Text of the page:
Texas Sport does much of the wing work for you as part of the kit, but not everything. The wingtip bows must be installed, and 11 internal braces must go in each wing. Another larger brace slips into a tube through each wing tank, and it has to be fitted and secured in place, plus several fuel line and fuel gauge fittings must be installed. Once I secured each tank in its respective wing, I made an aluminum cover to go over the top, which allows access to the tank for future servicing without removing the fabric covering of the wing.

Conduits for the wingtip strobes need to go in at this time, as do the various lines for the Dynon pitot-tube system. This includes the pitot line, the angle-of-attack line and wires for the temperature probe. The Dynon also needs to have the remote compass mounted in one wing, so this is the time to put that in, too.

I was waffling on the Dynon versus traditional instruments decision, but it became clear that there was no way to go back and retrofit the Dynon system in the wing later. I decided to go with the fancy new display right then and there. In its favor, the Dynon FlightDEK-D180 includes all of the basic flight instruments and engine instruments in one neat, lightweight package. In addition, you also get a remote compass, angle of attack indicator, six-probe EGT and CHT, and things I wasn’t even going to install such as artificial horizon and directional gyro.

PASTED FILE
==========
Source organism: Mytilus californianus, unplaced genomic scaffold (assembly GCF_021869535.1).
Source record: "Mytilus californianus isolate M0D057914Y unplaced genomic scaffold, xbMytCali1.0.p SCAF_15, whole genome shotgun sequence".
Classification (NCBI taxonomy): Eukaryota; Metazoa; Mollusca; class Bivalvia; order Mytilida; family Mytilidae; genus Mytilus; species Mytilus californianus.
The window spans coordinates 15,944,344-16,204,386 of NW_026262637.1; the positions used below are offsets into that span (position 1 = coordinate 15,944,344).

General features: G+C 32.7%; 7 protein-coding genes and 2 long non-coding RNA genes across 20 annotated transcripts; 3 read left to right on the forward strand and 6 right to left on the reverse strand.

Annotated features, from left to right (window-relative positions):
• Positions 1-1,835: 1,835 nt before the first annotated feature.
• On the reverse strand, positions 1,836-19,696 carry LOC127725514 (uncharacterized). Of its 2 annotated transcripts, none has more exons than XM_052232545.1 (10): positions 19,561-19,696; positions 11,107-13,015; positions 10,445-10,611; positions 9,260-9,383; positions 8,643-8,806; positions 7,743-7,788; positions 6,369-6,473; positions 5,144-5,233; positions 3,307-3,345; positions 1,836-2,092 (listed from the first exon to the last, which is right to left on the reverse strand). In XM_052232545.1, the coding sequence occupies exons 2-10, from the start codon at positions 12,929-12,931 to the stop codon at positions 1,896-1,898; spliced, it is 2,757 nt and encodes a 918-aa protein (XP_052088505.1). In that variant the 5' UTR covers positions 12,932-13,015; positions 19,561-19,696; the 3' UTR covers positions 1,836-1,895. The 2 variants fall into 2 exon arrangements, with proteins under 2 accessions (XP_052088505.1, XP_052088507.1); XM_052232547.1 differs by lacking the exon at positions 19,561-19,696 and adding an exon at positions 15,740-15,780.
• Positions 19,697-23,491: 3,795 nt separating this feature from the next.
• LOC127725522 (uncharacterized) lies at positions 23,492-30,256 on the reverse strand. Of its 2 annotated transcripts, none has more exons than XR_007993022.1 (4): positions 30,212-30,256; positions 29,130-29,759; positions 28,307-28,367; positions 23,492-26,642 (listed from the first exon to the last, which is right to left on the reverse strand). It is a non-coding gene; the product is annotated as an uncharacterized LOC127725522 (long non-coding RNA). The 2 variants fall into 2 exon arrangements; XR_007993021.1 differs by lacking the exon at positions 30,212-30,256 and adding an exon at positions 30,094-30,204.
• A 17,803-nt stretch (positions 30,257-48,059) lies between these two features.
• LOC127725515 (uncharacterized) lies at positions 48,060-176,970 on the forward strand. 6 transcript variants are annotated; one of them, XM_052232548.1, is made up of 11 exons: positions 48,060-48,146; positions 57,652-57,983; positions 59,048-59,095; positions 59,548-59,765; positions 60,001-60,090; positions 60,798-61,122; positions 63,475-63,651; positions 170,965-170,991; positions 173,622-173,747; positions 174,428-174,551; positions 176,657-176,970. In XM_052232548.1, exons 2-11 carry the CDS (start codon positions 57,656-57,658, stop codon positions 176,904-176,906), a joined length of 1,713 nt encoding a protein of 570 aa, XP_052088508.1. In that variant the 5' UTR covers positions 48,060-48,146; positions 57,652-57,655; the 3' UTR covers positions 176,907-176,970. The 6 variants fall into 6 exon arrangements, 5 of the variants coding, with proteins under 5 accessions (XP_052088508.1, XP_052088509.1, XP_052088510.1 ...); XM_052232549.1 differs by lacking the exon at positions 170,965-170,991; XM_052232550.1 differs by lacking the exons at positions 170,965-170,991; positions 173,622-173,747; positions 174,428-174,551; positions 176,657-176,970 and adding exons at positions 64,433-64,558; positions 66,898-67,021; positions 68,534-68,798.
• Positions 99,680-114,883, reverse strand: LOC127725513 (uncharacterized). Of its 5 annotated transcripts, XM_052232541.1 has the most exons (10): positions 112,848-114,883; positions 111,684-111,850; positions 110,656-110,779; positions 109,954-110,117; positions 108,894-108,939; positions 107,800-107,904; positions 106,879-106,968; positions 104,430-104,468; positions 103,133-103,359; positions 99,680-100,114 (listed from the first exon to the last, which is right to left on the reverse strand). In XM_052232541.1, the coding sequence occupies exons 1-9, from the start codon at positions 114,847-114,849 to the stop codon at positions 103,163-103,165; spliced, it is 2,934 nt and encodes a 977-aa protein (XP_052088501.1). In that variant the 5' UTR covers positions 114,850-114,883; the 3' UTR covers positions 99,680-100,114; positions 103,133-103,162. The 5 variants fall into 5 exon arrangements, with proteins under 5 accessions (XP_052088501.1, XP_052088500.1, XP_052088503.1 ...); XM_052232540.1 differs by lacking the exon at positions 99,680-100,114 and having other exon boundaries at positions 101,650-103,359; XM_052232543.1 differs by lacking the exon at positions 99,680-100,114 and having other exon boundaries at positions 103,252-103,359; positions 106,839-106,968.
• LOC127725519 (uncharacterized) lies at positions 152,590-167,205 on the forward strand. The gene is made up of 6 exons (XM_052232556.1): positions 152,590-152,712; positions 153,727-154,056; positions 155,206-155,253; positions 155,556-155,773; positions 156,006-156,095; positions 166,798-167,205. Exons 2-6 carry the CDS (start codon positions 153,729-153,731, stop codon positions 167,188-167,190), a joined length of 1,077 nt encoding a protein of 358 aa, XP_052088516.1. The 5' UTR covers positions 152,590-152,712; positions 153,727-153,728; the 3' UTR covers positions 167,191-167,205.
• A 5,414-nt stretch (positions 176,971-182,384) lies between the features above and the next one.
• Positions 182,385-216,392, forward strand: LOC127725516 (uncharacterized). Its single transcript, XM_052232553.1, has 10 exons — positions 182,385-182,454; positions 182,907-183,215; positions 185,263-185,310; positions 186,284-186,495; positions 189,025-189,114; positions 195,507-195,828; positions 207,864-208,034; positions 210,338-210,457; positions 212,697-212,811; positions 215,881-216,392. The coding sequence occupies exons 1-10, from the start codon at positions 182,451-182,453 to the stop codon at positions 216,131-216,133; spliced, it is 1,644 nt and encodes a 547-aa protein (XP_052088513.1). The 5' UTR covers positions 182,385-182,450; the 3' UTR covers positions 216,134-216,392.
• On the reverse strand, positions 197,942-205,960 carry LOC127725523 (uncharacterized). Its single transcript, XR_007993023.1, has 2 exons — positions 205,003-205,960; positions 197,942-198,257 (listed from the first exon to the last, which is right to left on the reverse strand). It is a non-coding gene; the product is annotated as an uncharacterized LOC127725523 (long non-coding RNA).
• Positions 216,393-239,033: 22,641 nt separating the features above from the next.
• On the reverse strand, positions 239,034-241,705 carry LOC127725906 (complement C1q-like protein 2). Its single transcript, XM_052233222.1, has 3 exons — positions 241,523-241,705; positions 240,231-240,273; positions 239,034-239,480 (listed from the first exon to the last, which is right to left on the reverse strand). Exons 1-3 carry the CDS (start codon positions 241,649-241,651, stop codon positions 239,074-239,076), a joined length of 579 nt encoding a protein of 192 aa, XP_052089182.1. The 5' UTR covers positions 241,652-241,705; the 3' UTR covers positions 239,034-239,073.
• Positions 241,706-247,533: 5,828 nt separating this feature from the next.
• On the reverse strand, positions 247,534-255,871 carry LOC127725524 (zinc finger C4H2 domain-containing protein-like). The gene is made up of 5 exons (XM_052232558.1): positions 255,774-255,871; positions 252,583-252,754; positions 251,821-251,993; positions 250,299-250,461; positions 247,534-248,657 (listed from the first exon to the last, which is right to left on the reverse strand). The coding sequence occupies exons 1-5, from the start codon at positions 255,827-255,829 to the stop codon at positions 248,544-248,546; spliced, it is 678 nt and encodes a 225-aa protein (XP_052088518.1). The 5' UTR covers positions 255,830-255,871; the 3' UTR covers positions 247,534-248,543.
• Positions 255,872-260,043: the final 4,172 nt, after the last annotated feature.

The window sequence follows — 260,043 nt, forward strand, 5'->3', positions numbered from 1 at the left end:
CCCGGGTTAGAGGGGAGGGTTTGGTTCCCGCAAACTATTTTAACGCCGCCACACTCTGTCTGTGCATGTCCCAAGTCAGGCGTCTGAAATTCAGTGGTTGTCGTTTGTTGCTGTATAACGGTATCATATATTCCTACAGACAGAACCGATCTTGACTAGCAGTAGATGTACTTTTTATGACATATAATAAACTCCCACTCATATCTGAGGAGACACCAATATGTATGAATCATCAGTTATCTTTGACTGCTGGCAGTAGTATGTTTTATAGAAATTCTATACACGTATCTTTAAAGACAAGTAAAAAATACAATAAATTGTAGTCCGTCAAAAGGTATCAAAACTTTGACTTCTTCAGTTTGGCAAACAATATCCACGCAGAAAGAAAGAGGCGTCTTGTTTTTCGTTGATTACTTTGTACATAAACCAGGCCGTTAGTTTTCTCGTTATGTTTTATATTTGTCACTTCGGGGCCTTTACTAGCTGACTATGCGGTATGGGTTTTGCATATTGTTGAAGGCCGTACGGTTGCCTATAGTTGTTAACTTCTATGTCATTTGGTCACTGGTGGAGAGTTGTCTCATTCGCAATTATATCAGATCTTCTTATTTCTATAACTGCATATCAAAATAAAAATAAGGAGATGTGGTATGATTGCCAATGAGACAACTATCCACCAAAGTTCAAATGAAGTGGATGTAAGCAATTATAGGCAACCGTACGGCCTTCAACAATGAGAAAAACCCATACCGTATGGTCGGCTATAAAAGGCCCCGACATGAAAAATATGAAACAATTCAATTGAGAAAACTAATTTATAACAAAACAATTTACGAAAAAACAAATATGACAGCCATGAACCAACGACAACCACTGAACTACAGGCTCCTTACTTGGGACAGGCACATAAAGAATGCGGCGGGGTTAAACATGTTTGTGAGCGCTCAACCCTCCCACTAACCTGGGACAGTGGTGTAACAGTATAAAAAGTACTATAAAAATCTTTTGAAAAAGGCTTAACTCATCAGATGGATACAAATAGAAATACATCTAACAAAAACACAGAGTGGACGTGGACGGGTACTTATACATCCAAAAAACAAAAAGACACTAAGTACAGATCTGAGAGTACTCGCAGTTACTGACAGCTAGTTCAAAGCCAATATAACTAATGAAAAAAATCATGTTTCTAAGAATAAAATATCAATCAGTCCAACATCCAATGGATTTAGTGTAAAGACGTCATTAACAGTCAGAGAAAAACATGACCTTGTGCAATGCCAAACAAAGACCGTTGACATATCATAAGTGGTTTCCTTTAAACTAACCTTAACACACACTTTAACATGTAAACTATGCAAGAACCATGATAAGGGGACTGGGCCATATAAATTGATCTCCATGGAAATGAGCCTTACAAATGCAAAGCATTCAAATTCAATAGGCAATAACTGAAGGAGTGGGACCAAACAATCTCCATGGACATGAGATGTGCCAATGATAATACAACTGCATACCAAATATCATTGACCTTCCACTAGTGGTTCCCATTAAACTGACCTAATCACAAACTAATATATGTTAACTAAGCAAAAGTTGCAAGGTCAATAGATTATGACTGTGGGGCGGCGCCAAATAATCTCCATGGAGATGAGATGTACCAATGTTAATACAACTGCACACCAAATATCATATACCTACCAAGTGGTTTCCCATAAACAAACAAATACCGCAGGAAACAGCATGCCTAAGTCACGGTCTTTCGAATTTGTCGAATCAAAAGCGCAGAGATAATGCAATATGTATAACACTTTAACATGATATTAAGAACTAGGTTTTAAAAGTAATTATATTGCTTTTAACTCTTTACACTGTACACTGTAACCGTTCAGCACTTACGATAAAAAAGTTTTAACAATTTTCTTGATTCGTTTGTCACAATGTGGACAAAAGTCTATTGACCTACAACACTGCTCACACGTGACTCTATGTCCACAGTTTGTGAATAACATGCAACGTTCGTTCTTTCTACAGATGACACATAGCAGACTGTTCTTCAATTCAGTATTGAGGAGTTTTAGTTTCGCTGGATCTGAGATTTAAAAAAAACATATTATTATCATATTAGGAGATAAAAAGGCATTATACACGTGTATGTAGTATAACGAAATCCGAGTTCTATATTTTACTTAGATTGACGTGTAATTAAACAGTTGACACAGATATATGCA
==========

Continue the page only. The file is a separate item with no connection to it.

The real argument against using the Dynon is that it isn’t very Cub-like. I really choked on the thought of a glass-panel Cub for a while, but logically the Dynon was the only way to go—it weighs less and has more features. Still, I have the feeling Cub purists will never let me hear the end of it, but then again, they probably won’t think much of the Jabiru engine either.

The rudder cable, brakes and control tube are installed. Yep, those are heel brakes.